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Thursday, March 12, 2015

Nighttime Conversations with Non-Sequitur Jesus


I don’t know why some people say that the best place for new believers, new Christians to start reading the Bible is with the Gospel of John.  It is a frustratingly difficult book.  And it is deliberately so.  Misunderstandings and esoteric double meanings are constant through the fourth gospel. This coming Sunday we’ll be reading from that very familiar part of John’s Gospel – Nicodemus’ encounter with Jesus in chapter three (3:1 – 21).  But, as familiar as it is, I think we (most of us) really don’t understand it. Jesus seems set to deliberately confuse.  Follow this, if you can:

Nicodemus (whose name means “Victory of the People”) came to Jesus at night (the symbolism is thick and heavy throughout this passage and through John’s gospel as a whole) and said, “We know you are a teacher who has come from God.  We’ve seen the signs you’ve done and no one could do them without God…”

And Jesus answers, “I solemnly assure you (or in the old King James vernacular, “verily, verily I say,”) no one can see the kingdom of God without being born from above (or anew).”

If you don’t have whiplash there, it’s because you weren’t paying attention. Nicodemus didn’t ask a question, and didn’t mention either being born from above or the kingdom of heaven. Yet Jesus seems to begin in the middle of a conversation. Nicodemus’ confusion is natural. “What are you talking about, being born again? How can a man be expected to reenter his mother’s womb and be born all over again?” 

Non-sequitur Jesus continues “I solemnly assure you, if you want to see the kingdom of God you’ve got to be born of water and of spirit.” More whiplash.  First it’s “born from above” or “born anew” –expressions that he doesn’t stop to explain, now it’s “born of water and spirit” – also not explained. But Jesus doesn’t stop there. He launches into a discussion about the movement of the wind. The connection there is a little easier to grasp: in Greek (as in Hebrew) the same word is used for both spirit and wind. Jesus uses the double meaning to make another unsignaled turn in the conversation.

Nicodemus still doesn’t get it (and how could he?): he asks: “How can things like this happen?” And then he disappears (at least until chapter 7, and he makes a final brief appearance in chapter 19).  Nicodemus fades back into the darkness; the dialogue becomes a monologue (Brown 145). 

From this discussion of the wind, Jesus makes a tergiversation and says “no one has gone up into heaven except the one who has come down from heaven”–apparently speaking of himself, and also apparently forgetting (or ignoring) Enoch, Elijah, Moses, Daniel, and Baruch who were said to either have been carried off to heaven, or to have seen into the heavenly places. Shifting directions again, almost midsentence, Jesus equates himself (apparently) with the bronze serpent that Moses lifted up in the desert and makes the first reference to “eternal life” in the Gospel of John.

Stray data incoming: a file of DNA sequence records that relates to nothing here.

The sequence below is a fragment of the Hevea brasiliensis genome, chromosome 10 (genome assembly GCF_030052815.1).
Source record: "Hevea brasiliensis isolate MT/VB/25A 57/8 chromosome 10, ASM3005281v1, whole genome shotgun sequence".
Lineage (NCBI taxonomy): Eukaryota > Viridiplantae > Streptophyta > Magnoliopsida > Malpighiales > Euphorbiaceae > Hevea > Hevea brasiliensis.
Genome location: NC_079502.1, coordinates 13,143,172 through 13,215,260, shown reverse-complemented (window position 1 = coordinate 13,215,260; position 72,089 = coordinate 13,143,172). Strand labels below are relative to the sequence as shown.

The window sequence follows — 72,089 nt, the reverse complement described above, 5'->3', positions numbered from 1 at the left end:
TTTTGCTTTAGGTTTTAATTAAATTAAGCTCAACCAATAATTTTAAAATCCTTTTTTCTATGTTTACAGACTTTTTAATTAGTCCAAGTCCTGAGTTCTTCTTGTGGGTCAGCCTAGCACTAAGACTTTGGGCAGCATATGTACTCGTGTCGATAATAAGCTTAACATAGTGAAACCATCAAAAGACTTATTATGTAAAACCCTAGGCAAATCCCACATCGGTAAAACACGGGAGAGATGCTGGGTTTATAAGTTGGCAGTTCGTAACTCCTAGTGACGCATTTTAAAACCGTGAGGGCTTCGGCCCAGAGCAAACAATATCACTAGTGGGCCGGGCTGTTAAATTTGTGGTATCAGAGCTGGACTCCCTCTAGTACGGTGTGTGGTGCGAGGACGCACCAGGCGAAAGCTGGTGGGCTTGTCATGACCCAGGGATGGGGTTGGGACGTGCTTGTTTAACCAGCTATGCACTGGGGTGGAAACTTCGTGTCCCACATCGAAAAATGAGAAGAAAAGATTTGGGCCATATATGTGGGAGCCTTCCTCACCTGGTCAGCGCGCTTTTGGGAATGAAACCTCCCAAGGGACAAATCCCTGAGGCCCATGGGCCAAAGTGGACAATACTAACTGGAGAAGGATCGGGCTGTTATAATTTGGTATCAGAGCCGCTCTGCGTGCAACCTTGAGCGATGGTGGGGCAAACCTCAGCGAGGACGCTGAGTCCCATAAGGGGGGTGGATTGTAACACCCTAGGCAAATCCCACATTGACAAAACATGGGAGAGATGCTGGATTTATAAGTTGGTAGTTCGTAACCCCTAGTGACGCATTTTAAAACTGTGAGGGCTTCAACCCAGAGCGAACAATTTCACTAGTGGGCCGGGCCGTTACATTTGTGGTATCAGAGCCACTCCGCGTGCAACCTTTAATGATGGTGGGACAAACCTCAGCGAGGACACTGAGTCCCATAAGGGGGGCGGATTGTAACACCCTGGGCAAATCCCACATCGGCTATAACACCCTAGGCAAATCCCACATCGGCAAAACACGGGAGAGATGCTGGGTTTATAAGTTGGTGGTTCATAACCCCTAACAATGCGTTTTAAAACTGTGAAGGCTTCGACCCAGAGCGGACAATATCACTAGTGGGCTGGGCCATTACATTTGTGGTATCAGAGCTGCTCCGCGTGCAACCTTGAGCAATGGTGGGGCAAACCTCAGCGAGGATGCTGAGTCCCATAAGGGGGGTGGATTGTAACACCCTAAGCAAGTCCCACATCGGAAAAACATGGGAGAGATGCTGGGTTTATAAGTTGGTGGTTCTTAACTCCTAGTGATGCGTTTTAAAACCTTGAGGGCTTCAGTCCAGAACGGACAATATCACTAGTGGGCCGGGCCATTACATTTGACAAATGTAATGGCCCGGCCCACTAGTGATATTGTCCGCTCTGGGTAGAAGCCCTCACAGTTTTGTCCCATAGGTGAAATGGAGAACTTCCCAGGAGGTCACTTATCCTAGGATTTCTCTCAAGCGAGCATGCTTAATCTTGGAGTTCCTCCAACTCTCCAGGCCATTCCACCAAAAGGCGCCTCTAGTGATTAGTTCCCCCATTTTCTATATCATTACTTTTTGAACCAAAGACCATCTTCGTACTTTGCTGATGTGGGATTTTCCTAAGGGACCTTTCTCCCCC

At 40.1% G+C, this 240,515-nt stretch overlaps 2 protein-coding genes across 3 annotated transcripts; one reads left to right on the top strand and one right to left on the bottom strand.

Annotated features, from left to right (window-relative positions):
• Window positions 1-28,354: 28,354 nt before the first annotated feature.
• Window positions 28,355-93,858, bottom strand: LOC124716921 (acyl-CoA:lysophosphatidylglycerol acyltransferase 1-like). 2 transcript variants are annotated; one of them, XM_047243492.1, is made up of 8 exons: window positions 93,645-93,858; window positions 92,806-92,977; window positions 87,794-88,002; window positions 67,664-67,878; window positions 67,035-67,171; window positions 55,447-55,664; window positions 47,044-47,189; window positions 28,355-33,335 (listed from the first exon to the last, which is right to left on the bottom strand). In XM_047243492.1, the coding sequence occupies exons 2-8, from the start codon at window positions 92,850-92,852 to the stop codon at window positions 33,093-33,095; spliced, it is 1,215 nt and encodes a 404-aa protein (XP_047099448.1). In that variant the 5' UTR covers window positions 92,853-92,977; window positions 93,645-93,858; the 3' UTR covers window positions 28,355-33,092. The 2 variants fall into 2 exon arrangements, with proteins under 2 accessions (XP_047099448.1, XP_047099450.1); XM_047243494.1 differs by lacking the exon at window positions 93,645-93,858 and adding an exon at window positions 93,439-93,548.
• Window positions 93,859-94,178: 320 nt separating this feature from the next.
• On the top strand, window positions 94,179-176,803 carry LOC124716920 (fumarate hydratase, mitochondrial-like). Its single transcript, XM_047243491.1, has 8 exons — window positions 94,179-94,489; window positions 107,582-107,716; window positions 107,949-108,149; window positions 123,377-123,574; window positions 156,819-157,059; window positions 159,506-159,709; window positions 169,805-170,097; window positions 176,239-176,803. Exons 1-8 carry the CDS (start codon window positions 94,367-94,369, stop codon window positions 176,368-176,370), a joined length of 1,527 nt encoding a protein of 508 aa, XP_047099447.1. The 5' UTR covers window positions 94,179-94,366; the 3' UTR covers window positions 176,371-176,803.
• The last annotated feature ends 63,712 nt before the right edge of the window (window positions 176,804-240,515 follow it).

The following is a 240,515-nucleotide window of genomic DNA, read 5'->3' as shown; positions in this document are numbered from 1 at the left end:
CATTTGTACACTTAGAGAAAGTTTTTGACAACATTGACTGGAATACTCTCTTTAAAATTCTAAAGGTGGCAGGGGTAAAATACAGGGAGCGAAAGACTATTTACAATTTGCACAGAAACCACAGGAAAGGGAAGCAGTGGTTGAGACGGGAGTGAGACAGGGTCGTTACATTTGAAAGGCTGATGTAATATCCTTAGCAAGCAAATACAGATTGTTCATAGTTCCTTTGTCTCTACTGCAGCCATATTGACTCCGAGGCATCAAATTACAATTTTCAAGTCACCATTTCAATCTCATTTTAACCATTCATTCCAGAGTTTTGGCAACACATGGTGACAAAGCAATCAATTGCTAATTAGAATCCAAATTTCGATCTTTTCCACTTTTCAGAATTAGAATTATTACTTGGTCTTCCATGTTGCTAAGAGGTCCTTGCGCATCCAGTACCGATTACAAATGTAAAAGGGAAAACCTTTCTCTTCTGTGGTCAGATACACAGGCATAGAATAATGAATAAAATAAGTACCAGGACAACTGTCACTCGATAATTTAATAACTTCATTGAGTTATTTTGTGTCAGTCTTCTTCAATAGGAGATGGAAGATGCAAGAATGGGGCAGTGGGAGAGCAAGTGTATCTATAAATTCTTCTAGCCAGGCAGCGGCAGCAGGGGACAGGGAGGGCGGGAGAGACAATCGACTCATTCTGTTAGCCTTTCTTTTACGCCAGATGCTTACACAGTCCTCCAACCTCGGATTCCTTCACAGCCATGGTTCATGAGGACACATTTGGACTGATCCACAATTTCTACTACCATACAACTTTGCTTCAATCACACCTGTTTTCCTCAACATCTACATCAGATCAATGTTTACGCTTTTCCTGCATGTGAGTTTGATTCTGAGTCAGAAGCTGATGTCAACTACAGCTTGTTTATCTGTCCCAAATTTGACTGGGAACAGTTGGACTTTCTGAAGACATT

Then comes that verse that Martin Luther did NOT describe as “the gospel in miniature": For God so loved the world that he gave his only son so that everyone who believes in him may not perish but may have eternal life.”

And though Bannerman may hold up his placard with this verse at football games, and children may memorize it in Sunday School it is not quite as simple as we might believe it to be.  It’s the word “so” that is tricky.  Does the verse mean that “God loved the world SO MUCH that he gave his son…”  making “so” a measure of the degree of intensity of God’s love - or does answer the question: How did God love the world? Like so, he gave his only son. 

Jesus turns again and says that he’s not come to condemn the world but to save it, and besides those who don’t believe have already condemned themselves. And then he brings the passage full symbolic circle by comparing light and darkness (reminding us that Nicodemus came to see Jesus at night). 

But where is Nicodemus?  He’s gone off somewhere to try and figure this all out.



Brown, Raymond E. The Gospel of John (i - xii) : Anchor Bible Volume 29. Garden City, New York, Doubleday & Company, Inc., 1966.





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